The pandemic will have given employers a good idea of just what can be achieved by working from home, but some may have forgotten what the workplace has to offer.
Bird suggests encouraging people to come back, meet and physically work alongside each other. “Once staff have come back together, you may find many are happy to work with a 60/40 split between the office and home. To support your managers, give clear guidelines about what the organisation expects as a minimum of office working. The whole organisation will do best when focused on outputs not inputs. So, focus on what people deliver, not on where they deliver it from.”
For employees experiencing anxiety, sessions on grounding techniques, deep breathing, yoga or meditation classes could be beneficial.
Recognition can also be a way to ease the transition, suggests Lewis. “For instance, employers can use e-cards to recognise employees on their successful return to reinforce the positive impact of being in person with teammates again. These cards may say, ‘Welcome back’ or ‘So great to be back together again’. In doing so, managers recognise that the return to office may not be easy, but it’s really appreciated,” she says.
Staff will have varied views of what the right work-life balance is, as everyone suits something different.
Nicki Robson, managing director of Breedon Consulting believes that flexibility and communication are key. “Having flexible hybrid working options where individuals can choose their preferred pattern of office and home working rather than having a set pattern for all would be good where possible, such as a minimum of two days per week in the office. Also, there is a need to focus on the positives of returning, such as increased productivity, less loneliness and improved communication,” she states.
It is worthwhile having training in place to help management teams recognise stress, and what to do when it’s spotted.
Mackenzie suggests that employers should encourage their team to take regular breaks and book time off to avoid employees experiencing burnout. “Some businesses give employees the opportunity to purchase additional annual leave, which gives staff more opportunities to relax and press the reset button,” he states.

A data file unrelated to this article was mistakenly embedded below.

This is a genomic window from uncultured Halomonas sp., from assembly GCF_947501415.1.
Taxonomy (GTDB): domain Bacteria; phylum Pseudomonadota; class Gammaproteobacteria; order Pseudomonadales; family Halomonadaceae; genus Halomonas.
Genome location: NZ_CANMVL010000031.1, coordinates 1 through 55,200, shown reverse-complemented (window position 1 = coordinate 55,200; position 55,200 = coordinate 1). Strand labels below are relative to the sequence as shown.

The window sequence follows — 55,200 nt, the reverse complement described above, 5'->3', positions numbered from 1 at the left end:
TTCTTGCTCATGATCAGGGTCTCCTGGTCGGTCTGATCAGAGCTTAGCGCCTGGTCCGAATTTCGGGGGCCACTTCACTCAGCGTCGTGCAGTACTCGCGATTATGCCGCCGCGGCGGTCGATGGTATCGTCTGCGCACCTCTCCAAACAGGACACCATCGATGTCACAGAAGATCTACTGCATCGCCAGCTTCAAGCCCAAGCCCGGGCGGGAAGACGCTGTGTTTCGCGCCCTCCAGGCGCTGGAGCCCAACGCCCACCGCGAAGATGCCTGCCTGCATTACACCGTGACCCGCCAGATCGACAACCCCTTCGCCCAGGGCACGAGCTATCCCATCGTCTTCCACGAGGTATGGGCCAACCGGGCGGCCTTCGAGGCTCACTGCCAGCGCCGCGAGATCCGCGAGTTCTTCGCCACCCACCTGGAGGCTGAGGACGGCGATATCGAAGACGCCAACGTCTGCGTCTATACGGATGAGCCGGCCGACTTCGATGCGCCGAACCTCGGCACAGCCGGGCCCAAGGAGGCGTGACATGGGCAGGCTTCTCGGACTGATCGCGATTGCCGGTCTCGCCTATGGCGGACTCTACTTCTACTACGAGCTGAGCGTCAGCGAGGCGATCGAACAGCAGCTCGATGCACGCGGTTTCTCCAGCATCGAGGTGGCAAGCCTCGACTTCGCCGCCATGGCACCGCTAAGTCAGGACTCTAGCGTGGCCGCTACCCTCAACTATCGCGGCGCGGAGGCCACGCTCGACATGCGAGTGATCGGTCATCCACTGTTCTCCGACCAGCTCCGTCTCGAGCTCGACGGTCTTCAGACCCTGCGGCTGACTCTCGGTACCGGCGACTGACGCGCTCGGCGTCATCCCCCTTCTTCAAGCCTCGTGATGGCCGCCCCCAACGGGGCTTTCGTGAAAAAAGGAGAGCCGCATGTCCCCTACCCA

Benefits to ease the return
While wellbeing and voluntary benefits such as yoga classes and discounted gym memberships can provide incentives for healthy behaviours, social activities like team lunches will help break the ice.
Bird recommends managers have welcome back conversations with their team, as well as with each worker. “Don’t forget to ask managers to check in with individuals to see if they have specific health or wellbeing needs of which the organisation should be aware,” she says.
Aspects of employee benefits that were important before and during the pandemic are still priorities for many.
Lewis suggests that an employee wellbeing programme can support employees’ return to the office. “Incorporated into an engagement platform that is accessible anytime and anywhere, a wellbeing programme can encourage healthy eating and fitness activities, as well as provide tools to support mental and emotional wellbeing,” she states.
A way to support staff members as they come back to the office could be a season ticket loan to lessen the costs of their commute.
Mackenzie says: “With benefits like employee assistance programmes to provide additional support to those who need it, schemes like [bikes-for-work] to bring back some regular physical activity during the day, employers can do a lot to help keep their team healthy during this time.”
Meanwhile, Gethin Nadin, director of employee wellbeing at Benefex, believes benefits that help to better manage time outside of work with activities that are important to staff will become increasingly popular. “Benefits like holiday trading and increased holiday allowance will be on the rise. However, a more dispersed workforce also requires better technology to easily access, understand and choose benefits, wherever an employee is working.”